Like most working Americans, insurance, doctors’ bills, utilities, two cars, daycare, groceries, gasoline, cell phones, and cable TV (no movie channels) round out our monthly expenses. We also have someone who cuts our grass, cleans our house, and watches our new baby…. [W]e have less than a few hundred dollars per month of discretionary income. We occasionally eat out but with a baby sitter, these nights take a toll on our budget. Life in America is wonderful, but expensive. If our taxes rise significantly… the (legal) immigrant from Mexico who owns the lawn service we employ will suffer, as will the (legal) immigrant from Poland who cleans our house a few times a month. We can cancel our cell phones and some cable channels, as well as take our daughter from her art class at the community art center…

Now it is time for a reality check on this “most working Americans.” The median household income in the United States today is $50,000. Half of all households make more than this. Half of all households make less. The big expenses in the Henderson family budget–their $60,000 a year in contributions to tax-favored retirement savings vehicles, their $25,000 a year savings building home equity, their $55,000 for housing, their $60,000 in private school costs, even their $10,000 a year for new cars–are simply out of reach for the overwhelming majority of Americans. Half of all households make less than $50,000 a year–the Hendersons make nine times that. 90% of households make less than $100,000 a year–the Henderson’s make 4.5 times that. The Henderson’s are solidly in the top 1% of American households, in the select 1% group that receives more than $350,000 a year.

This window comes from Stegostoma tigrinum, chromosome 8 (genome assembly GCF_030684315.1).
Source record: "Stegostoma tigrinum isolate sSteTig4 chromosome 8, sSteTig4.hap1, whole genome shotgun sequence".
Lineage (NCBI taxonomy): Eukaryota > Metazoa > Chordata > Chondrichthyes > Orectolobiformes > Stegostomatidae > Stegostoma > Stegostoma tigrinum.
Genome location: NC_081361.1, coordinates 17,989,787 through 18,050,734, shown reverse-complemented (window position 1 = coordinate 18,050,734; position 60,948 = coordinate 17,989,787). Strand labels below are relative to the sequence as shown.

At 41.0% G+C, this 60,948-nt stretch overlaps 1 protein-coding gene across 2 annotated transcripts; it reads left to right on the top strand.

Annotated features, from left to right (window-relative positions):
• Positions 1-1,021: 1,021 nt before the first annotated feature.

By any standard, they are really rich.

But they don’t feel rich. They have a cash flow problem. When the bills are paid at the end of the month, the money is gone–and they feel that they have to scrimp.

Professor Henderson’s problem is that he thinks that he ought to be able to pay off student loans, contribute to retirement savings vehicles, build equity, drive new cars, live in a big expensive house, send his children to private school, and still have plenty of cash at the end of the month for the $200 restaurant meals, the $1000 a night resort hotel rooms, and the $75,000 automobiles. And even half a million dollars a year cannot (get) you all of that.

(W)hy does he think that that is the way things should be? … (H)ere is the dirty secret: Professor Henderson thinks that that is the way things should be because he knows people for whom that is the way it is.

Professor Henderson in 1980 would have known who the really rich were, and they would on average have had about four times his income–more, considerably more, but not a huge gulf. He would have known people who were truly rich, and he would have seen himself as one of them–or as almost one of them.